Mar 10, 2011


"Traveling Ribbons," by Irene Rousseau (Irene Rousseau Art Studio, Summit, NJ)Painted wood and paper collage with gestural expression, 17"x17"x5", 2010
The sculpture "Traveling Ribbons"© 2010 is composed of geometric symmetry and interweaving patterns. The alternating overpasses and underpasses at crossings result in graceful curves and transitions between straight and curved sections. The repeating ribbon patterns are arranged in a threedimensional lattice form and can be viewed from many different directions. The voids between the ribbons become a part of the form and also create a symmetrical pattern. The ribbons are painted in complementary colors of orange and purple with markings, which lead the eye on a continuous path.  Irene Rousseau (http://www.irenerousseau.com)
Mar 10, 2011


"Sierpinski's Doughnut," by Ian Sammis (Holy Names University, Oakland, CA)Digital print on canvas, 15" x 12", 2010
A Sierpinksi curve is a spacefilling curve that fills a triangle. Sierpinski curves may be chained together to construct a continuous path from triangle to triangle. The correct arrangement of triangles allow the construction of a single path that fills the unit square while following an Eulerian path along a graph with the topology of a torus. Mapping the square onto the torus in the usual way gives us a spacefilling closed circuit on the surface of a torus. The image is a render of a tube following such a circuit.  Ian Sammis
Mar 10, 2011


"Calm," by Reza Sarhangi (Towson University, Towson, MD)Digital print, 16" x 20", 2008
"Calm" is an artwork based on the “Modularity” concept presented in an article “Modules and Modularity in Mosaic Patterns” (Reza Sarhangi, Journal of the Symmetrion, Volume 19, Numbers 23, 2008/. Another article in this regard is “Modularity in Medieval Persian Mosaics: Textual, Empirical, Analytical, and Theoretical Considerations” (Sarhangi, R., S. Jablan, and R. Sazdanovic, Bridges Conference Proceedings, 2004). The set of modules with extra cuts used to create this artwork is presented in this figure: http://gallery.bridgesmathart.org/sites/gallery.bridgesmathart.org/files/Reza/Calm_figure.jpg.  Reza Sarhangi (http://pages.towson.edu/gsarhang/)
Mar 10, 2011


"Tryptique," by Radmila Sazdanovic (University of Pennsylvania) and Aftermoon studio (Paris, France)Ink/brush, 24" x 8", 2010
Tryptique is a drawing of three different kinds of diagrams used in categorifications of the onevariable polynomial ring with integer coefficients. These diagrams are elements of three distinct algebras: on the level of Grothendieck rings, projective modules spanned by these diagrams correspond to Chebyshev polynomials, integer powers of x and (x1), and Hermite polynomials. Asgar Jorn's comment about Pierre Alechinsky's work could as well apply to the signs Aftermoon studio created based on our diagrams.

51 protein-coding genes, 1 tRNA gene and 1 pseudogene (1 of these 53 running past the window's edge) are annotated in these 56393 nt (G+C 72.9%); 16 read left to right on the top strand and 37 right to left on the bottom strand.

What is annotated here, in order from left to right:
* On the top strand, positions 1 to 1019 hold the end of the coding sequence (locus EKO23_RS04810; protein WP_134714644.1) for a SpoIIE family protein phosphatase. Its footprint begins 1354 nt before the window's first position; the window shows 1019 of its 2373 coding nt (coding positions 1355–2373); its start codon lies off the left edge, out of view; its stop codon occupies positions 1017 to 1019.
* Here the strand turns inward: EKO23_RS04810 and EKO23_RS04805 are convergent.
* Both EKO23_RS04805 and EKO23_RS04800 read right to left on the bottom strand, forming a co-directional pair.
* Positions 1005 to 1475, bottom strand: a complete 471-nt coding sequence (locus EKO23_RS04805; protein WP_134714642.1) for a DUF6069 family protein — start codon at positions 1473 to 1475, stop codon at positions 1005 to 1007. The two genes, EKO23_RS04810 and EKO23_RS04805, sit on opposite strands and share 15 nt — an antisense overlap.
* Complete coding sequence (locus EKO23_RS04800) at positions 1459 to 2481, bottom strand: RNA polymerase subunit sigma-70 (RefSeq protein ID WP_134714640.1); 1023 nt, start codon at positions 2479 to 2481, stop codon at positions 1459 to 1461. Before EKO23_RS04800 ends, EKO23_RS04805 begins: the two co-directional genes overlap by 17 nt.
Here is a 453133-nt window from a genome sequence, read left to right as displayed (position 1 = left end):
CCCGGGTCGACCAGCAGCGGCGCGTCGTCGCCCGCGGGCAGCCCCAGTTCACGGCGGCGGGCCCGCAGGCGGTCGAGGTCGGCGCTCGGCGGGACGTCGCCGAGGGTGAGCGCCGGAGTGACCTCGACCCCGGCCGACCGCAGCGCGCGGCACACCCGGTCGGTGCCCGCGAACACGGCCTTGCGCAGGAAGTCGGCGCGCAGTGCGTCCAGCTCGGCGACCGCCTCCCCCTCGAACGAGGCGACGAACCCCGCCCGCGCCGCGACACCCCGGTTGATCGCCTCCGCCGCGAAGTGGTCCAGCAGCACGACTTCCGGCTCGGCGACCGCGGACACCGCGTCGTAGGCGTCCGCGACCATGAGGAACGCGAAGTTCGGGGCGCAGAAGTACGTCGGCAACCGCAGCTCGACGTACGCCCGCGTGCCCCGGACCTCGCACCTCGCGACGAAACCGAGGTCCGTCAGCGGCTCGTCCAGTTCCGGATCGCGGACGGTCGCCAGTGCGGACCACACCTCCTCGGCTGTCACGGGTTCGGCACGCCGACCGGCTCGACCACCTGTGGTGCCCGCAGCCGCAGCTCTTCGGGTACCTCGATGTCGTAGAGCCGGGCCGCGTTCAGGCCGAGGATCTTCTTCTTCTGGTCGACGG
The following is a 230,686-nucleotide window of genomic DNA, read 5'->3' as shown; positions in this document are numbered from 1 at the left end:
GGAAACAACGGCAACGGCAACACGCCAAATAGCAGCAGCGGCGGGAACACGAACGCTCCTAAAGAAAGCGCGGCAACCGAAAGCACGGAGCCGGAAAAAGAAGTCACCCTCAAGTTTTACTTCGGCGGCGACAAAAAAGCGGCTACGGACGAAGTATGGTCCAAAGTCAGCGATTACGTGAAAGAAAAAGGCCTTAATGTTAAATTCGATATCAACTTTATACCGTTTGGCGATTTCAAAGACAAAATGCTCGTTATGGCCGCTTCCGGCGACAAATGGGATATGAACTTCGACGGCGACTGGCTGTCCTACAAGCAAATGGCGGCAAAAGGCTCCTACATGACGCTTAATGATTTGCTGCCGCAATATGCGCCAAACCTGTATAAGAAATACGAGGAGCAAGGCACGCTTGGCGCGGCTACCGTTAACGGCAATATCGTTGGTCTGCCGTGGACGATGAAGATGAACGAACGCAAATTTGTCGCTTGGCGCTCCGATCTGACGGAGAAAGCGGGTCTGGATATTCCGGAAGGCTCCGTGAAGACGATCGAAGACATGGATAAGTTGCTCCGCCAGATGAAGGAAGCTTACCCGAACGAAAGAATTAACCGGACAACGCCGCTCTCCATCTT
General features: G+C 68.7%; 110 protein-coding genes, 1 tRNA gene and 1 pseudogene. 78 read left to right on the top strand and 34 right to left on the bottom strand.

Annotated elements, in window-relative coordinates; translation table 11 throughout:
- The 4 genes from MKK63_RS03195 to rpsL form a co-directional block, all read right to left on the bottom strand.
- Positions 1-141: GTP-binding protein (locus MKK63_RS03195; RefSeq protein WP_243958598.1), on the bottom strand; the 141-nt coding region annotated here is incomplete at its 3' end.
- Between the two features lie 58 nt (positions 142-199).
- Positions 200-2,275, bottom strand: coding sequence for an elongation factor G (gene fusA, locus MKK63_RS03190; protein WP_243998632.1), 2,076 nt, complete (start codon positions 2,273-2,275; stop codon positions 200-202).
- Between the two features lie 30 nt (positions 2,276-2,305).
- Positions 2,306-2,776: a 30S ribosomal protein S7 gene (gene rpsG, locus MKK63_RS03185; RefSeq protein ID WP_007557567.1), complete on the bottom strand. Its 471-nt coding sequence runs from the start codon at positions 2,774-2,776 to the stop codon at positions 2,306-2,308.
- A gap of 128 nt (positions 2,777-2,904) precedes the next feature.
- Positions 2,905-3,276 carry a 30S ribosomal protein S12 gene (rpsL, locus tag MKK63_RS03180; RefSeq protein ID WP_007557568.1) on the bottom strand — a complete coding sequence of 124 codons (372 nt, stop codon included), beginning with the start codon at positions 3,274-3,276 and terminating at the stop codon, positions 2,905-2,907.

"L'image est écrite et l'écriture forme des images... on peut dire qu'il y a une écriture, une graphologie dans toute image de même que dans toute écriture se trouve une image."  Radmila Sazdanovic (http://www.math.upenn.edu/~radmilas/)
Mar 10, 2011


"Æxploration (Aesthetic Exploration)," by Nathan Selikoff (Digital Awakening Studios, Orlando, FL)Realtime Video Projection, variable, 2009
Æxploration (Aesthetic Exploration) is a realtime, interactive video projection. This custom software visualizes a variety of two and threedimensional strange attractors, allowing the viewer to control the coefficients, color, and translation of the attractor. Until recently, my goal has been to generate high quality still images of strange attractors, and my interactive software has been geared towards that purpose alone  an artist's tool that is a byproduct of the process, viewable only by myself. But recently, in the course of a single day, I made some changes to my code that completely revolutionized what I was seeing on the screen while using my software, and I am excited to share the results. The image above is a screen capture. Video is available at http://nathanselikoff.com/251/strangeattractors/aestheticexploration.  Nathan Selikoff (http://www.nathanselikoff.com)
Mar 10, 2011


"Torus Knot (5,3)," by Carlo H. Séquin (University of California, Berkeley)Second Place Award, 2011 Mathematical Art Exhibition
Bronze with silver patina, 10" × 8" × 16", 2010
Torus knots of type (p,q) are simple knots that wind around an invisible donut in a regular manner – p times around the hole, and q times through the hole. By using a somewhat more angular shape for the donut and a variablesize, crescentshaped cross section for the ribbon, this mathematical construct can be turned into a constructivist sculpture. The challenge was to find a way to make a mold for casting this highly intertwined structure. The solution was to cast three identical pieces, which were then threaded together and welded to each other.  Carlo H. Séquin (http://www.cs.berkeley.edu/~sequin/)
Mar 10, 2011